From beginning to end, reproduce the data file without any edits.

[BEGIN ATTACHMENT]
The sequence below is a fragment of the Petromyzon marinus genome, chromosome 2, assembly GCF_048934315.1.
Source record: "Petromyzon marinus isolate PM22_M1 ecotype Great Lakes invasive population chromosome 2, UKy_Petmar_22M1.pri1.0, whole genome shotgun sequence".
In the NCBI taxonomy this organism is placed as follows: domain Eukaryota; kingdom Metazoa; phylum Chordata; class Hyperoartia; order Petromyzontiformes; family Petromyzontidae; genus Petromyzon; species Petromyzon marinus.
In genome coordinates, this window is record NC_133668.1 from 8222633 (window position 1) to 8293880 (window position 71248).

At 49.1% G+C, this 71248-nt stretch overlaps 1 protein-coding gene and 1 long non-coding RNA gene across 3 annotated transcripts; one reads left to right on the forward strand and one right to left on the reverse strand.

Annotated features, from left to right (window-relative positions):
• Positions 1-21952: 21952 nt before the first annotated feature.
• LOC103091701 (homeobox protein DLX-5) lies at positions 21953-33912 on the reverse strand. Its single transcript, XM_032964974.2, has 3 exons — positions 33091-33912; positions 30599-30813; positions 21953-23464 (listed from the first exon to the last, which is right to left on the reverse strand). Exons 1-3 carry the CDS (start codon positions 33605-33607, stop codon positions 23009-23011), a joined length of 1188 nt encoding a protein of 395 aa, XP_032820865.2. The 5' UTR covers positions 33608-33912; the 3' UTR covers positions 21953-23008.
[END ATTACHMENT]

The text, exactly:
The sequence below is a fragment of the Petromyzon marinus genome, chromosome 2, assembly GCF_048934315.1.
Source record: "Petromyzon marinus isolate PM22_M1 ecotype Great Lakes invasive population chromosome 2, UKy_Petmar_22M1.pri1.0, whole genome shotgun sequence".
In the NCBI taxonomy this organism is placed as follows: domain Eukaryota; kingdom Metazoa; phylum Chordata; class Hyperoartia; order Petromyzontiformes; family Petromyzontidae; genus Petromyzon; species Petromyzon marinus.
In genome coordinates, this window is record NC_133668.1 from 8222633 (window position 1) to 8293880 (window position 71248).

At 49.1% G+C, this 71248-nt stretch overlaps 1 protein-coding gene and 1 long non-coding RNA gene across 3 annotated transcripts; one reads left to right on the forward strand and one right to left on the reverse strand.

Annotated features, from left to right (window-relative positions):
• Positions 1-21952: 21952 nt before the first annotated feature.
• LOC103091701 (homeobox protein DLX-5) lies at positions 21953-33912 on the reverse strand. Its single transcript, XM_032964974.2, has 3 exons — positions 33091-33912; positions 30599-30813; positions 21953-23464 (listed from the first exon to the last, which is right to left on the reverse strand). Exons 1-3 carry the CDS (start codon positions 33605-33607, stop codon positions 23009-23011), a joined length of 1188 nt encoding a protein of 395 aa, XP_032820865.2. The 5' UTR covers positions 33608-33912; the 3' UTR covers positions 21953-23008.